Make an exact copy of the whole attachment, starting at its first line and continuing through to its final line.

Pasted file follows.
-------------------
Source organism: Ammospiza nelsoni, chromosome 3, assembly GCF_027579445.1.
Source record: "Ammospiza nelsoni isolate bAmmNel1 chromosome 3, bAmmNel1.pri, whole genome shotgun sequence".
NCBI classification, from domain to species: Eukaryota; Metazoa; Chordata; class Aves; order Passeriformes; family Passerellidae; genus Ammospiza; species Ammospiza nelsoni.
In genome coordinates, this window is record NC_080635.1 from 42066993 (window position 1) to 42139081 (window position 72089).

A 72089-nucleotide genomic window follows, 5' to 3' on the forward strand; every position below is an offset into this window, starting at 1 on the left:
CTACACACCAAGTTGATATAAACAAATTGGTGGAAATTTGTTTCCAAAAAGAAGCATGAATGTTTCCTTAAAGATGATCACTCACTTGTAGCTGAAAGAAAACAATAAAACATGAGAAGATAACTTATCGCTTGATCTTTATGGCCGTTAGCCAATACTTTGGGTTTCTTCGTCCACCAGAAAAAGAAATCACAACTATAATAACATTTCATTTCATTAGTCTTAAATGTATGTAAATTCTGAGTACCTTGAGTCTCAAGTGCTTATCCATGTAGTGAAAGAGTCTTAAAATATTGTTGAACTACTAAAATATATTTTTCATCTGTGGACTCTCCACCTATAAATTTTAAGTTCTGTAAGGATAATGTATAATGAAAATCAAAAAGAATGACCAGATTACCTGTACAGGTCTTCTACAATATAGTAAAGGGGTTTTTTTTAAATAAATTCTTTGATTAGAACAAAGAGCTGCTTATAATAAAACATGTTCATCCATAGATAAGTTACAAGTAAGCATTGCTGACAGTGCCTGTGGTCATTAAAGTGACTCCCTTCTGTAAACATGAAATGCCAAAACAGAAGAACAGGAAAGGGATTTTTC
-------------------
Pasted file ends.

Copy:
Source organism: Ammospiza nelsoni, chromosome 3, assembly GCF_027579445.1.
Source record: "Ammospiza nelsoni isolate bAmmNel1 chromosome 3, bAmmNel1.pri, whole genome shotgun sequence".
NCBI classification, from domain to species: Eukaryota; Metazoa; Chordata; class Aves; order Passeriformes; family Passerellidae; genus Ammospiza; species Ammospiza nelsoni.
In genome coordinates, this window is record NC_080635.1 from 42066993 (window position 1) to 42139081 (window position 72089).

A 72089-nucleotide genomic window follows, 5' to 3' on the forward strand; every position below is an offset into this window, starting at 1 on the left:
CTACACACCAAGTTGATATAAACAAATTGGTGGAAATTTGTTTCCAAAAAGAAGCATGAATGTTTCCTTAAAGATGATCACTCACTTGTAGCTGAAAGAAAACAATAAAACATGAGAAGATAACTTATCGCTTGATCTTTATGGCCGTTAGCCAATACTTTGGGTTTCTTCGTCCACCAGAAAAAGAAATCACAACTATAATAACATTTCATTTCATTAGTCTTAAATGTATGTAAATTCTGAGTACCTTGAGTCTCAAGTGCTTATCCATGTAGTGAAAGAGTCTTAAAATATTGTTGAACTACTAAAATATATTTTTCATCTGTGGACTCTCCACCTATAAATTTTAAGTTCTGTAAGGATAATGTATAATGAAAATCAAAAAGAATGACCAGATTACCTGTACAGGTCTTCTACAATATAGTAAAGGGGTTTTTTTTAAATAAATTCTTTGATTAGAACAAAGAGCTGCTTATAATAAAACATGTTCATCCATAGATAAGTTACAAGTAAGCATTGCTGACAGTGCCTGTGGTCATTAAAGTGACTCCCTTCTGTAAACATGAAATGCCAAAACAGAAGAACAGGAAAGGGATTTTTC